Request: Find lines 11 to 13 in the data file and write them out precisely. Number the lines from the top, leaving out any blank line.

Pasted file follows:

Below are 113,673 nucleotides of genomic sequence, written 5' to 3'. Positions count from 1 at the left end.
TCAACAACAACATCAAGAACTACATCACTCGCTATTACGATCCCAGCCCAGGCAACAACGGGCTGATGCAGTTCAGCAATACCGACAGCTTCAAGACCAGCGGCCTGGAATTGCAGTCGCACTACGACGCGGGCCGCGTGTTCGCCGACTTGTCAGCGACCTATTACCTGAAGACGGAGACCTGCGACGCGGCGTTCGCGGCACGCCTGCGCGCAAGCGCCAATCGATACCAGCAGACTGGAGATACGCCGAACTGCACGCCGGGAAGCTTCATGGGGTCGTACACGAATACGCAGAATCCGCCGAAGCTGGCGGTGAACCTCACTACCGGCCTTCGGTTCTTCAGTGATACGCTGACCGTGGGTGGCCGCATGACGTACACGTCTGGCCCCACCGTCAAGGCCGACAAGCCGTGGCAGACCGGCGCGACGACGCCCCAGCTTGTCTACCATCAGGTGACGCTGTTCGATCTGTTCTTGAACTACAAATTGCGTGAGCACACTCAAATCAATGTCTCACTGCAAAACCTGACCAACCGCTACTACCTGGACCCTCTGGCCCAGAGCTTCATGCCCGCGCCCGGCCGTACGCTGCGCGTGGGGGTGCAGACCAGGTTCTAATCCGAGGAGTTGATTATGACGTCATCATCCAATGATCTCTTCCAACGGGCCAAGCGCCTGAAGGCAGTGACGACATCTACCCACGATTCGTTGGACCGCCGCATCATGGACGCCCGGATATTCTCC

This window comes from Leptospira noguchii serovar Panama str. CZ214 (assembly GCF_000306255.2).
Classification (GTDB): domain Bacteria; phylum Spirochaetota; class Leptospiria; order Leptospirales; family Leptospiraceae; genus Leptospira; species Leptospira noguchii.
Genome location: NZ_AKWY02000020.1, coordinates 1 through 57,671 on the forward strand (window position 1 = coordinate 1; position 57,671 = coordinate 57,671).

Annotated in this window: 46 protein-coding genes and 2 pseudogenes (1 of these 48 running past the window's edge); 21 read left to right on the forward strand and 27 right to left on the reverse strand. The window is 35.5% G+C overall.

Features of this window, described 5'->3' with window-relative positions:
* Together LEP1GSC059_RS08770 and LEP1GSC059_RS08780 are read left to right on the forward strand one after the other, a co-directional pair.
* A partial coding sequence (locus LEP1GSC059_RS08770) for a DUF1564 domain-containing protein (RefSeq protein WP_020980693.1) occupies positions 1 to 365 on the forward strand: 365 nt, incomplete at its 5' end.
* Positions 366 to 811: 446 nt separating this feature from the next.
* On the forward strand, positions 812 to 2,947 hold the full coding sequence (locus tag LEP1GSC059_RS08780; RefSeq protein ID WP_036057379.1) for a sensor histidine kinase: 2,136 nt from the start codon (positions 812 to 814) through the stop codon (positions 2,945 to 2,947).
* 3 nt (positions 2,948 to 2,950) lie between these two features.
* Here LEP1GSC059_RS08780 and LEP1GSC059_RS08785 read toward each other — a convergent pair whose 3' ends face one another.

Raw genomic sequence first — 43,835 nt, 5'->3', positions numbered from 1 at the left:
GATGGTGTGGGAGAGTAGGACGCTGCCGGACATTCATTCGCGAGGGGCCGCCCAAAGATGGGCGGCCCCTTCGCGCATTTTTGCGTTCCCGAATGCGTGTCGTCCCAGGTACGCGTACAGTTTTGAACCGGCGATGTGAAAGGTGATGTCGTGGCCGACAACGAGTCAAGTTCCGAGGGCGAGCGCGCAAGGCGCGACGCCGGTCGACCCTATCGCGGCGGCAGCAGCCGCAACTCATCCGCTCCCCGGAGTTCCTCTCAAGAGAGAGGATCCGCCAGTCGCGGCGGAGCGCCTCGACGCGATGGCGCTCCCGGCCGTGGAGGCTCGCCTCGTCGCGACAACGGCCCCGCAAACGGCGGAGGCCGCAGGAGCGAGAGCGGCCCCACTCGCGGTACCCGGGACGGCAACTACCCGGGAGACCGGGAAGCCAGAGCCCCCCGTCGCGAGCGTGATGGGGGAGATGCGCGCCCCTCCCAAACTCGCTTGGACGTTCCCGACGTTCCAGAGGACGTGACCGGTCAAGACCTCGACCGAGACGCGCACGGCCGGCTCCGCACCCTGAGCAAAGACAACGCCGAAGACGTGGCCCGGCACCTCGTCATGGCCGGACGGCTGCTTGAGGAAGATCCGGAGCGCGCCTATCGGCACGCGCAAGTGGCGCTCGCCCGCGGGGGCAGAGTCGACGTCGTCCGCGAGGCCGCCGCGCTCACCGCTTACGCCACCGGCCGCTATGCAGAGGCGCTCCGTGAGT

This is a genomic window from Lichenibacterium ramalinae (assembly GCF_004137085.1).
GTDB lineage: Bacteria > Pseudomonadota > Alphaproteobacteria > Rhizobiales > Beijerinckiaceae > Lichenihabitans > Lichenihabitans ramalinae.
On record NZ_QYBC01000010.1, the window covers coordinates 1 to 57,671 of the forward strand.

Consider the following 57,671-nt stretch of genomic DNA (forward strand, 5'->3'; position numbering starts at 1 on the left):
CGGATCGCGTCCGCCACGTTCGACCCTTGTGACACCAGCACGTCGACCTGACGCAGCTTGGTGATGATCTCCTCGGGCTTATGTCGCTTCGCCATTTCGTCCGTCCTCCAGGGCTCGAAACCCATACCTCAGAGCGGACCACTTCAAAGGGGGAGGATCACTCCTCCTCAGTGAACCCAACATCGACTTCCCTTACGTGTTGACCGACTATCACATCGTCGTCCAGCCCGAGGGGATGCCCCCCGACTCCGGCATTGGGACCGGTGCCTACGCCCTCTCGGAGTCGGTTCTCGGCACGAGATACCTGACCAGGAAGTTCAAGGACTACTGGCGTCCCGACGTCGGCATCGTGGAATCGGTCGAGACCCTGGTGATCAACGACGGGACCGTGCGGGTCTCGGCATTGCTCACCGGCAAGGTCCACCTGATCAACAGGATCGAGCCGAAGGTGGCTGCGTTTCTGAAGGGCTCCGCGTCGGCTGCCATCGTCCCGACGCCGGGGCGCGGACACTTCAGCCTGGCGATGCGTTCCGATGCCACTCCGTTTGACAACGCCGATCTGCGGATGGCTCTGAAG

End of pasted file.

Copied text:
* On the forward strand, positions 812 to 2,947 hold the full coding sequence (locus tag LEP1GSC059_RS08780; RefSeq protein ID WP_036057379.1) for a sensor histidine kinase: 2,136 nt from the start codon (positions 812 to 814) through the stop codon (positions 2,945 to 2,947).
* 3 nt (positions 2,948 to 2,950) lie between these two features.
* Here LEP1GSC059_RS08780 and LEP1GSC059_RS08785 read toward each other — a convergent pair whose 3' ends face one another.